• I'll revise my statement a bit =] Computers could definitely be made smaller and more power efficient (for us power hungry USians, we just don't really care about power consumption too much, we leave our home pcs on 24/7 anyway, eh?) But, smaller pcs cost a little bit more, and the parts (such as a laptop hard drive) are a little more susceptible to damage. If you're that worried about space, go buy a new iMac.

          PCI video is nice, but AGP is better. I'd argue for more than just games, but that's all I use that is heavy in the video department so I can't speak for it too much.

          Also, is PCMCIA still limited to 11mpbs throughput? I haven't looked up on this lately, but that's another to consider in lieu of lack of PCI =]

          Another odd note.. I just bought a small box and put a flex atx in it, so maybe I care about space too =]
      • I'm curious what the cost of turning off the subcomponents is to performance? Anyone have a clue?


        Obviously I don't know the implementation specifics, but I still have a clue.

        The normal method of "turning off subcomponents" is to simply gate the clock to those parts that aren't being used that clock. E.g. when running pure integer code, the floating-point unit will not be clocked, saving the power consumed by the local clock drivers, flops, and other circuits by preventing the transistors from switching. If the floating-point adder is used but the multiplier isn't, then the clock is gated to the multiplier. This has essentially zero impact on performance, since the only things it affects are things you weren't using anyway.

        As transistors get smaller, leakage current -- which results in power loss even when the transistors aren't switching -- becomes a bigger factor. A more ambitious power-saving method would be to drop the high voltage rail for the subcomponent, eliminating leakage current. This is a lot harder (especially without SOI), and I don't know if anyone does it. Anyway, this would have a performance penalty as you wouldn't be able to turn it on and off on a cycle-by-cycle basis. It would take several (possibly many) cycles for the voltage rail to stabilize.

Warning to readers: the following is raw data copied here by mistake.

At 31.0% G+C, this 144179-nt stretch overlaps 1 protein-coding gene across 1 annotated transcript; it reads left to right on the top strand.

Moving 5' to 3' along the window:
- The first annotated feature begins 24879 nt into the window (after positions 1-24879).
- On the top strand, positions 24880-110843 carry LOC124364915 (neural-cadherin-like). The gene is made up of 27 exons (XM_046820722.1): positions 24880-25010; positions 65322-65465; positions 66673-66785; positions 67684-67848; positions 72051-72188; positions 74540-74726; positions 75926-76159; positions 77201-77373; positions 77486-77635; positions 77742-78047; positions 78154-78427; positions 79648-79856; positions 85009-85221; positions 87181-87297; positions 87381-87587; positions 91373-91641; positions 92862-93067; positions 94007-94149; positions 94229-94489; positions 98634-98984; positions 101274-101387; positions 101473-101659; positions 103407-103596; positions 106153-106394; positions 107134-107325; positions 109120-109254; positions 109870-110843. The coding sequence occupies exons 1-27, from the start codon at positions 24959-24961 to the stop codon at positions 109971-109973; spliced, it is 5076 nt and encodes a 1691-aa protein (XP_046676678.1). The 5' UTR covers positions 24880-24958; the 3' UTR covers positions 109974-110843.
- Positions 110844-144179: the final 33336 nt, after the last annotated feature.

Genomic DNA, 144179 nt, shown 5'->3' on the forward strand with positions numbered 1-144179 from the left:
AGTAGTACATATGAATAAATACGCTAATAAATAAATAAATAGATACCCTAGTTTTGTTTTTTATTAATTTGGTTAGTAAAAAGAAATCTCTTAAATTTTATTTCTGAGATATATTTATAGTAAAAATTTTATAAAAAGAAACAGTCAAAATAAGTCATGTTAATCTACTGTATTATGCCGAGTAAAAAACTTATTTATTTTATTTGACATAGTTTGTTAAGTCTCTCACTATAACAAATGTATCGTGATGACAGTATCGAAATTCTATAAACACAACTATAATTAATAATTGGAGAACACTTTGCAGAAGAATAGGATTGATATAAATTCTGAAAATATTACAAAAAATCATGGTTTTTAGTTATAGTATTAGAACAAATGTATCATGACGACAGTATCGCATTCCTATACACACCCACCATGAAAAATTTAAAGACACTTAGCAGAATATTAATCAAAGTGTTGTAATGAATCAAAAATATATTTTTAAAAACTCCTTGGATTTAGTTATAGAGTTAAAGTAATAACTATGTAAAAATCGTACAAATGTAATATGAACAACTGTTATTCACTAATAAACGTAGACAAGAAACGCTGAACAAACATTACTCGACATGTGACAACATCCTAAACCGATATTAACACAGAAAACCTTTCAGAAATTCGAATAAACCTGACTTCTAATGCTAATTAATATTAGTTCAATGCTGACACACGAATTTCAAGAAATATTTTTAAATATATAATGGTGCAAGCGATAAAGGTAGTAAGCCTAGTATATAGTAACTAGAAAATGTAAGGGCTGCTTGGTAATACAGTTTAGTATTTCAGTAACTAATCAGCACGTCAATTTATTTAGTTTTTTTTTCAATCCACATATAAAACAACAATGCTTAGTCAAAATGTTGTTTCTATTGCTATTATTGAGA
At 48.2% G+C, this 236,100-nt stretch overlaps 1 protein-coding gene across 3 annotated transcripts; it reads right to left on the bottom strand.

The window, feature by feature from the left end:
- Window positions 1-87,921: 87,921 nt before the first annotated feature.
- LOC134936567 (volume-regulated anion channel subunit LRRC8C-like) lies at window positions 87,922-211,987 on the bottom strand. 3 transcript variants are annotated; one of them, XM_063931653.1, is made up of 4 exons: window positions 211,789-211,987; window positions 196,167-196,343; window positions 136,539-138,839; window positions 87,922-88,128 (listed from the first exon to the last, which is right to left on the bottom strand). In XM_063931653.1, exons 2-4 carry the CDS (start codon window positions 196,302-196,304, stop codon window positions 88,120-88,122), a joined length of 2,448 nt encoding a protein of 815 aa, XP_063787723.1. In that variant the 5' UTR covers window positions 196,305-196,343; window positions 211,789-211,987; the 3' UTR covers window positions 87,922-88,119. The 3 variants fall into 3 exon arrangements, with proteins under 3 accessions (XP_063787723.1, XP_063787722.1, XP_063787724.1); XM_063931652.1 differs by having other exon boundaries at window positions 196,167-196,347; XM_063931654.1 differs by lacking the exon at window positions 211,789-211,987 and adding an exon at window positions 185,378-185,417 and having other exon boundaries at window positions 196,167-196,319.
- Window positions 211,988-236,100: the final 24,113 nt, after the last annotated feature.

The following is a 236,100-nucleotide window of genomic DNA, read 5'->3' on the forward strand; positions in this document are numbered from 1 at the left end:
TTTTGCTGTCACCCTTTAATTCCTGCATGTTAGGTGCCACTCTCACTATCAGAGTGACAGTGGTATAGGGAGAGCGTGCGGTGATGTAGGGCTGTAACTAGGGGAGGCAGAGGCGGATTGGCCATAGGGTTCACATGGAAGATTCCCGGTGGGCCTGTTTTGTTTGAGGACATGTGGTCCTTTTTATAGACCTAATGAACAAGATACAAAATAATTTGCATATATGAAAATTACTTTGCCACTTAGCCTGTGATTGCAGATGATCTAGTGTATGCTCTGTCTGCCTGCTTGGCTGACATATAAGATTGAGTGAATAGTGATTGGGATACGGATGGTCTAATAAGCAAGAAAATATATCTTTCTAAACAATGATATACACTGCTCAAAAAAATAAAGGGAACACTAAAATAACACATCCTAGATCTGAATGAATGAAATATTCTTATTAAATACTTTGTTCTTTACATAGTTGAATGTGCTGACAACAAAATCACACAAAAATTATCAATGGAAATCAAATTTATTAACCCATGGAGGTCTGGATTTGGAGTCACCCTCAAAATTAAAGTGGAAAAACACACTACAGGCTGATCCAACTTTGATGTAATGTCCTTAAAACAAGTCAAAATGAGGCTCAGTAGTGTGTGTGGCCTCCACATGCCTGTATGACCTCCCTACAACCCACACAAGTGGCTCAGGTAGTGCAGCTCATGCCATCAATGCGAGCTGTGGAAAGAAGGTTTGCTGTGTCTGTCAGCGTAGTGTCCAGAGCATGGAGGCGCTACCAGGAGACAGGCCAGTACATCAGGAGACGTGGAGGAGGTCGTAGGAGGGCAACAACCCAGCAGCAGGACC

My money is on it just being some basic clock-gating.
      • The chipset probably won't have AGP or PCI support, or limited, so why on earth would you want it in a desktop?

        You're talking about the chipset - not the CPU. It's very possible, if not likely that they will produce more then one chipset. How many chipsets does the P4 now have?

        • It was more of a mixed comment. The person I replied made it sound like the wireless was part of the cpu. The story said that there was a system being built on a specific chipset that would have the wireless on it. I think that is cool, but that specific one, designed for a laptop, probably isn't going to have AGP or PCI support, so you would want a different chipset if you were going to put it in your desktop. Make sense?
  • New Poll!! (Score:5, Funny)

    by dbretton ( 242493 ) on Friday April 19, 2002 @12:25PM (#3374579) Homepage
    With the new "Banias" line of Intel portable processors, which of the following should be Intel's new company mascot?


    1. This guy [thinkquest.org]
    2. This guy [pbskids.org]
    3. This guy [gasolineal...tiques.com]
    4. This guy [ufl.edu]
    5. This gal [danheller.com]
    6. CowboyNeal! [drunkmonkey.org]



  • Would you buy a 200mhz Pentium with 6mb of cache? Are you willing to rewrite your entire code base to take advantage of Itanium's architecture? With Itanium chips, those are your options. Wait for Sledgehammer or Whatever Intel cooks up at Ronler Acres to clone x86-64 (AA-64). 6mb sounds exciting until you address the costs associated moving to the Itanium platform.

    But wait, with 6mb of cache, you might not have to optimize your existing code for the Itanium. You could just rely on BFI (Brute Force & Ignorance) to solve your troubles.
    • Are you willing to rewrite your entire code base to take advantage of Itanium's architecture?

      Ever heard of a high-level language that isn't architecture bound? How about an optimizing compiler? I don't have to rewrite code for any architecture. Even the performance geeks usually have C code that does the same thing as the optimized assembly.